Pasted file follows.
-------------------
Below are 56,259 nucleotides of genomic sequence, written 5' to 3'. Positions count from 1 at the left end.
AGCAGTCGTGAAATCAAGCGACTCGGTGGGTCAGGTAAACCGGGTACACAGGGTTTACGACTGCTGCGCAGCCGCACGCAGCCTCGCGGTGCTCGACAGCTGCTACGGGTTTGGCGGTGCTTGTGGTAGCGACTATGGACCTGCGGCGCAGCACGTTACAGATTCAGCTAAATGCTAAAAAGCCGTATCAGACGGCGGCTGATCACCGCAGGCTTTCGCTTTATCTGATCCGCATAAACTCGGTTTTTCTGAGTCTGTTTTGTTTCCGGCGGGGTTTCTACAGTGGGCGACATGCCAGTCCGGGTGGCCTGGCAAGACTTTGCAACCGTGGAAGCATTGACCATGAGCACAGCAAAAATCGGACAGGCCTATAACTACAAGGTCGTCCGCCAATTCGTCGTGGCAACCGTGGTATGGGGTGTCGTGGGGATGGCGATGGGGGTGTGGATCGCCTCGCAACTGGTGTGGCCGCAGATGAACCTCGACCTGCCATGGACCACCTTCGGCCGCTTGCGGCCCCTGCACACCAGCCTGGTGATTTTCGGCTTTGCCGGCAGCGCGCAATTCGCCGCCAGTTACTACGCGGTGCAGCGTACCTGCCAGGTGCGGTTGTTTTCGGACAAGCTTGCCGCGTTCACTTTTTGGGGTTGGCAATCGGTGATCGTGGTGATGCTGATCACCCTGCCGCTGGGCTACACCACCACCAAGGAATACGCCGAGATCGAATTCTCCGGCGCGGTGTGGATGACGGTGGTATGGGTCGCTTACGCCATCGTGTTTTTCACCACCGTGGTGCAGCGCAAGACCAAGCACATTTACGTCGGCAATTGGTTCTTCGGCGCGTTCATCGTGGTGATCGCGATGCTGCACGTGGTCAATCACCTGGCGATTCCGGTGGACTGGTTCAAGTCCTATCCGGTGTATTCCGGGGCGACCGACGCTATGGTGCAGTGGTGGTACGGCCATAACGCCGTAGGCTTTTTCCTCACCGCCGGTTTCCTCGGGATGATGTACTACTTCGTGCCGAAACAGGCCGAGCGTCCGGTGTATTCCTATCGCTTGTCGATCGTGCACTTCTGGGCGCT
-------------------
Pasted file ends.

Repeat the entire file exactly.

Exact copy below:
Below are 56,259 nucleotides of genomic sequence, written 5' to 3'. Positions count from 1 at the left end.
AGCAGTCGTGAAATCAAGCGACTCGGTGGGTCAGGTAAACCGGGTACACAGGGTTTACGACTGCTGCGCAGCCGCACGCAGCCTCGCGGTGCTCGACAGCTGCTACGGGTTTGGCGGTGCTTGTGGTAGCGACTATGGACCTGCGGCGCAGCACGTTACAGATTCAGCTAAATGCTAAAAAGCCGTATCAGACGGCGGCTGATCACCGCAGGCTTTCGCTTTATCTGATCCGCATAAACTCGGTTTTTCTGAGTCTGTTTTGTTTCCGGCGGGGTTTCTACAGTGGGCGACATGCCAGTCCGGGTGGCCTGGCAAGACTTTGCAACCGTGGAAGCATTGACCATGAGCACAGCAAAAATCGGACAGGCCTATAACTACAAGGTCGTCCGCCAATTCGTCGTGGCAACCGTGGTATGGGGTGTCGTGGGGATGGCGATGGGGGTGTGGATCGCCTCGCAACTGGTGTGGCCGCAGATGAACCTCGACCTGCCATGGACCACCTTCGGCCGCTTGCGGCCCCTGCACACCAGCCTGGTGATTTTCGGCTTTGCCGGCAGCGCGCAATTCGCCGCCAGTTACTACGCGGTGCAGCGTACCTGCCAGGTGCGGTTGTTTTCGGACAAGCTTGCCGCGTTCACTTTTTGGGGTTGGCAATCGGTGATCGTGGTGATGCTGATCACCCTGCCGCTGGGCTACACCACCACCAAGGAATACGCCGAGATCGAATTCTCCGGCGCGGTGTGGATGACGGTGGTATGGGTCGCTTACGCCATCGTGTTTTTCACCACCGTGGTGCAGCGCAAGACCAAGCACATTTACGTCGGCAATTGGTTCTTCGGCGCGTTCATCGTGGTGATCGCGATGCTGCACGTGGTCAATCACCTGGCGATTCCGGTGGACTGGTTCAAGTCCTATCCGGTGTATTCCGGGGCGACCGACGCTATGGTGCAGTGGTGGTACGGCCATAACGCCGTAGGCTTTTTCCTCACCGCCGGTTTCCTCGGGATGATGTACTACTTCGTGCCGAAACAGGCCGAGCGTCCGGTGTATTCCTATCGCTTGTCGATCGTGCACTTCTGGGCGCT